"The Senster, commissioned by the electronics giant, Philips, for their permanent showplace, the Evoluon, in Eindhoven, was a much bigger and more ambitious piece of work than SAM. In addition to responding to people's voices, the Senster also responded to their movements, which it detected by means of radar, and was (as far as I know) the first robotic sculpture to be controlled by a computer. It was unveiled in 1970 and remained on permanent show until 1974 when it was dismantled.
Its size - it was over 15 feet (4 m) long and could reach as high into the air - made the use of aluminium castings inappropriate, so it was welded out of steel tubing, with the castings employed only in the more intricate microphone positioning mechanism. Its behaviour, controlled by a computer, was much more subtle than SAM's but still fairly simple. The microphones would locate the direction of any predominant sound and home in on it, rather like SAM but much more efficiently, and the rest of the structure would follow them in stages if the sound persisted. Sudden movements or loud noises would make it shy away. The complicated acoustics of the hall and the completely unpredictable behaviour of the public made the Senster's movements seem a lot more sophisticated than they actually were. It soon became obvious that it was that behaviour and not anything in its appearance which was responsble for the impact which the Senster undoubtedly had on the audience."
The exhibition "Beauty is the First Test" runs form 27 April - 30 June 2013 at The National Centre for Craft & Design, Navigation Wharf, Carre Street, Sleaford, Lincolnshire NG34, UK.
"The group show explores how mathematical concepts underpin craft techniques, aiming to 'demystify a subject that intimates both adults and children', according to the centre. The exhibition demonstrates how mathematics is the foundation of activities such as knitting, stitching, measuring and cutting that are crucial to crafting and fabrication. Showcasing works in disciplines including textiles and sculpture, the show will feature work from artists including Michael Brennand-Wood, Janice Gunner, Lucy McMullen and Ann Sutton.
Alongside the visual proof that maths can indeed be fun - and pretty - the exhibition also presents case studies of five makers, including Gail Baxter and Margo Selby, exploring how the development of their work was furthered by an understanding and appreciation of mathematics."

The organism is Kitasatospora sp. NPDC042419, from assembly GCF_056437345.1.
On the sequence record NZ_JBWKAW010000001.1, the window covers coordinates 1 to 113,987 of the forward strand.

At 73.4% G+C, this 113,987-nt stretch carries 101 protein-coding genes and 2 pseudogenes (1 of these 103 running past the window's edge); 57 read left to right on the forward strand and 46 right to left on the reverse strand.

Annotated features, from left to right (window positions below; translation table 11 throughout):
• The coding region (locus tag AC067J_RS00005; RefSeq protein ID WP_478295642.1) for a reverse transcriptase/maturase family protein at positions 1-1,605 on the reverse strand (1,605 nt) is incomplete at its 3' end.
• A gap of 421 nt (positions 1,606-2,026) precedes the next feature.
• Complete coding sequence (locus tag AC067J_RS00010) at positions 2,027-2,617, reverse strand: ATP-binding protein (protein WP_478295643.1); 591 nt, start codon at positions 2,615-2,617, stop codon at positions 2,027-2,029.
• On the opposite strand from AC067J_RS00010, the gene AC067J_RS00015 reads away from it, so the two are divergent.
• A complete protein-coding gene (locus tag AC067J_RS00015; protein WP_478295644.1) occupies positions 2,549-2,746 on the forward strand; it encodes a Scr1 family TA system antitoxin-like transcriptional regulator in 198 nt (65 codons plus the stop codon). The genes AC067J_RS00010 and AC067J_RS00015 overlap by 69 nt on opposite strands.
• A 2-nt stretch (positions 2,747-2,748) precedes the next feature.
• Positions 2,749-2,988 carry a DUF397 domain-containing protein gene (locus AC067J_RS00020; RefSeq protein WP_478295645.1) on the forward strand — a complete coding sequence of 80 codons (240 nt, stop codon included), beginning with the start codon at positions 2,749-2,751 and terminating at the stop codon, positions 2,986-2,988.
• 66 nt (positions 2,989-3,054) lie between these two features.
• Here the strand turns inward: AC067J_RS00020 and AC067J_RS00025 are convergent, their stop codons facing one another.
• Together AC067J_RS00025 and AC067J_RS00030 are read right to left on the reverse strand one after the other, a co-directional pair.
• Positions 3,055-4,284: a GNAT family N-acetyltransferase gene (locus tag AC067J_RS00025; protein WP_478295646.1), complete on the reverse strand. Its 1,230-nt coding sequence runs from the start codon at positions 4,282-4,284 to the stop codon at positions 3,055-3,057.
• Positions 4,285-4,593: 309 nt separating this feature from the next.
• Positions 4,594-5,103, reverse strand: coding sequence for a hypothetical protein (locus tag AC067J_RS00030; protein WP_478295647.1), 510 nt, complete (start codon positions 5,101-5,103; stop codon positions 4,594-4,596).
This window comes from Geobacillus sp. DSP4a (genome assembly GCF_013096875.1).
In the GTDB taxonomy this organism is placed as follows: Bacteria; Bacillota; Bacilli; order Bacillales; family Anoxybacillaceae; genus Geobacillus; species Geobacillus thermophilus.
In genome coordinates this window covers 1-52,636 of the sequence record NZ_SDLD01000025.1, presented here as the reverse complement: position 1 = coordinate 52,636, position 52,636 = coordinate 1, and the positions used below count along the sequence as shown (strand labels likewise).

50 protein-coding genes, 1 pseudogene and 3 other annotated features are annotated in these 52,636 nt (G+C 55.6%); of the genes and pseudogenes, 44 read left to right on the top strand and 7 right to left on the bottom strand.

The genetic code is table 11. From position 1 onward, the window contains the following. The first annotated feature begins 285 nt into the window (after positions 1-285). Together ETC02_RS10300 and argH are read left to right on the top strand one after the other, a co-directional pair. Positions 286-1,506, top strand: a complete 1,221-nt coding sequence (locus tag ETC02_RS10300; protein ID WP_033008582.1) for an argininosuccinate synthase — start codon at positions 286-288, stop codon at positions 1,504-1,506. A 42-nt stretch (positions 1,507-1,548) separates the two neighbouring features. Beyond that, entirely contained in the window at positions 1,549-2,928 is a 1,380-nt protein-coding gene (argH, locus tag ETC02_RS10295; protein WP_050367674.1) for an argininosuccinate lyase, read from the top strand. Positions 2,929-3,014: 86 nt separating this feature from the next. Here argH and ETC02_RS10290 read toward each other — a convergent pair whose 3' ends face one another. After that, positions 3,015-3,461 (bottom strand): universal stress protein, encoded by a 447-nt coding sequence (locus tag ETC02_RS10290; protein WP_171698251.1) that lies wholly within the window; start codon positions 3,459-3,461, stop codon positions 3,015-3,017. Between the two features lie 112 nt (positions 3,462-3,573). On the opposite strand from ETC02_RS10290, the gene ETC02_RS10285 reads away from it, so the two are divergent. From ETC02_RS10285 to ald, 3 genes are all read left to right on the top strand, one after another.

(Emily Gosling, 27 March 2013, Design Week)
Fig.1 Janette Matthews, "Optical Ellipse". Fig.2 Ann Sutton, "Four Ways from a Square", 2009.
Exhibition: "Bruno Munari: My Futurist Past", Estorick Collection of Modern Italian Art, 39A Canonbury Square, London, N1 2AN, From 19 September 2012 to 23 December 2012.
Bruno Munari was a "founding member of the Movimento Arte Concreta (M.A.C.) in Milan, which was established towards the end of the 1940s. This acted as a catalyst for new developments in Italian abstraction, and aspired to bring about a 'synthesis of arts' in which traditional painting would be complemented by new tools of communication, demonstrating the possibility of a convergence of art and technology, creativity and functionality. Reflecting his belief that technological advances expanded the artist's expressive vocabulary, by 1950 Munari had begun to experiment with creating works by means of projecting light through compositions made from a wide range of materials such as coloured and transparent plastic, organic elements and Polaroid filters, producing beautiful and intriguing images of vast dimensions."
(Estorick Collection of Modern Italian Art, 2012)
Fig.1 Bruno Munari, Aeroplanes and Archers, 1932, mixed media, 34.8 x 24.8cms Courtesy Massimo & Sonia Cirulli Archive
"On Start the Week, Andrew Marr explores how Britain trains the artists and designers of the future. Christopher Frayling and Sarah Teasley celebrate the 175th anniversary of the Royal College of Art, the world's oldest art and design school. But one of its former teachers, the industrial designer Ron Arad argues for a broader arts education which doesn't split sculpture from painting, architecture from design. And the artist Antony Gormley redefines the limits of sculpture and building."
(Start the Week, 2012, BBC Radio 4)
BBC Radio 4: Start the Week, duration: 43 minutes, first broadcast: Monday 19 November 2012.
"Famous Turkish sculptor İlhan Komanís boat Hulda arrives in İstanbul, its final destination, after its long journey which began in Stockholm. Hulda was both Komanís home and studio during his residence in Stockholm.
The exhibition consists of the photographs and videos from Huldaís journey, 10 original sculptures such as Whirlpool and Dervish by İlhan Koman and a video -dedicated to İlhan Koman- by young artist Candaş Şişman. The photographs and videos are from the cities Hulda visited during its journey -Stockholm, Amsterdam, Bordeaux, Lisbon, Barcelona, Naples, Malta, Thessalonica and İstanbul. The exhibition in Plato Art Space is also the final leg of the activities of Hulda Festival (www.huldafestival.org).
The exhibition is also undertaking the mission of building a bridge between young generation artists and Koman by presenting Candaş Şişmanís work. Şişmanís video Flux is influenced by Komanís sculptures (Pi, Moebius, Whirlpool and Ogre) and is dedicated to İlhan Komanís inspiring art. The video has a sound design which is also inspired by the materials of Komanís sculptures and is produced by Candaş Şişman.
The exhibition is curated by Yıldırım Arıcı and accompanied by a reader (published by Plato College of Higher Education) and it is featuring texts by «etin Kanra, Aykut KŲksal, Abidin Dino, Ferit EdgŁ, Burcu Beşlioğlu and a poem by Oktay Rıfat. "
(Plato Art Space, İstanbul contemporary art)
Fig.1 "Flux", Candaş Şişman, Hulda Festival 21 September 2010 - 23 November 2010 İstanbul, Turkey.